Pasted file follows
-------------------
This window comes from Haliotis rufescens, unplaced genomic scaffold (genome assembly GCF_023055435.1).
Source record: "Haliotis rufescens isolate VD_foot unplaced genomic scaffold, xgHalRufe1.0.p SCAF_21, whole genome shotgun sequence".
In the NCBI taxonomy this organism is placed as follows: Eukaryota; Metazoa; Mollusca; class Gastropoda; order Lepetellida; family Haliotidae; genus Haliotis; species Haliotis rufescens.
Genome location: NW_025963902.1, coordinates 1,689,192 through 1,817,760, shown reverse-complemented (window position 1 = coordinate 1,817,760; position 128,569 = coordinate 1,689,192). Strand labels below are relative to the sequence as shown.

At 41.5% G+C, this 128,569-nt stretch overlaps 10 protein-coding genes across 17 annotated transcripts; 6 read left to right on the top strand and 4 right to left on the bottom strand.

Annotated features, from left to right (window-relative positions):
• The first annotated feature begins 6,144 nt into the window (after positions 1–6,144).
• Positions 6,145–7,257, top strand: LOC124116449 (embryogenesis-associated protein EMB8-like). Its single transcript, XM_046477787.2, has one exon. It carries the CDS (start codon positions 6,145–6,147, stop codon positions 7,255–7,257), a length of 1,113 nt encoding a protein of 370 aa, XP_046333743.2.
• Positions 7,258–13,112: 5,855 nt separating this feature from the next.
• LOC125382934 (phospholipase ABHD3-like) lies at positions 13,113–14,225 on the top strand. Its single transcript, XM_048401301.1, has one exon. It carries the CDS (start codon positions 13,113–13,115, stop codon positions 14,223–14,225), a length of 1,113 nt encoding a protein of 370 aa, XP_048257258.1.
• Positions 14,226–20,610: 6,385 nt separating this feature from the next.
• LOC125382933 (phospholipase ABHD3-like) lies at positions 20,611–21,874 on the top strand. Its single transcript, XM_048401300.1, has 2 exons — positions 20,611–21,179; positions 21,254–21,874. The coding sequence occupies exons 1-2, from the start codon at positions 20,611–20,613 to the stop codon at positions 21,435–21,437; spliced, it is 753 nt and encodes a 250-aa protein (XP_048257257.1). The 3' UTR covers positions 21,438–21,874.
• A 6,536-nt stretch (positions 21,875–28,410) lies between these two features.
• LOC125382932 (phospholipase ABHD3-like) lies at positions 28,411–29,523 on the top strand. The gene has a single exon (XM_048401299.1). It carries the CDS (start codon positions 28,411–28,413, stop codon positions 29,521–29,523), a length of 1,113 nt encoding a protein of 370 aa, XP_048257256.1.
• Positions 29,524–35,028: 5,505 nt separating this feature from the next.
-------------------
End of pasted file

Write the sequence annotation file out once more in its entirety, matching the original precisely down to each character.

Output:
This window comes from Haliotis rufescens, unplaced genomic scaffold (genome assembly GCF_023055435.1).
Source record: "Haliotis rufescens isolate VD_foot unplaced genomic scaffold, xgHalRufe1.0.p SCAF_21, whole genome shotgun sequence".
In the NCBI taxonomy this organism is placed as follows: Eukaryota; Metazoa; Mollusca; class Gastropoda; order Lepetellida; family Haliotidae; genus Haliotis; species Haliotis rufescens.
Genome location: NW_025963902.1, coordinates 1,689,192 through 1,817,760, shown reverse-complemented (window position 1 = coordinate 1,817,760; position 128,569 = coordinate 1,689,192). Strand labels below are relative to the sequence as shown.

At 41.5% G+C, this 128,569-nt stretch overlaps 10 protein-coding genes across 17 annotated transcripts; 6 read left to right on the top strand and 4 right to left on the bottom strand.

Annotated features, from left to right (window-relative positions):
• The first annotated feature begins 6,144 nt into the window (after positions 1–6,144).
• Positions 6,145–7,257, top strand: LOC124116449 (embryogenesis-associated protein EMB8-like). Its single transcript, XM_046477787.2, has one exon. It carries the CDS (start codon positions 6,145–6,147, stop codon positions 7,255–7,257), a length of 1,113 nt encoding a protein of 370 aa, XP_046333743.2.
• Positions 7,258–13,112: 5,855 nt separating this feature from the next.
• LOC125382934 (phospholipase ABHD3-like) lies at positions 13,113–14,225 on the top strand. Its single transcript, XM_048401301.1, has one exon. It carries the CDS (start codon positions 13,113–13,115, stop codon positions 14,223–14,225), a length of 1,113 nt encoding a protein of 370 aa, XP_048257258.1.
• Positions 14,226–20,610: 6,385 nt separating this feature from the next.
• LOC125382933 (phospholipase ABHD3-like) lies at positions 20,611–21,874 on the top strand. Its single transcript, XM_048401300.1, has 2 exons — positions 20,611–21,179; positions 21,254–21,874. The coding sequence occupies exons 1-2, from the start codon at positions 20,611–20,613 to the stop codon at positions 21,435–21,437; spliced, it is 753 nt and encodes a 250-aa protein (XP_048257257.1). The 3' UTR covers positions 21,438–21,874.
• A 6,536-nt stretch (positions 21,875–28,410) lies between these two features.
• LOC125382932 (phospholipase ABHD3-like) lies at positions 28,411–29,523 on the top strand. The gene has a single exon (XM_048401299.1). It carries the CDS (start codon positions 28,411–28,413, stop codon positions 29,521–29,523), a length of 1,113 nt encoding a protein of 370 aa, XP_048257256.1.
• Positions 29,524–35,028: 5,505 nt separating this feature from the next.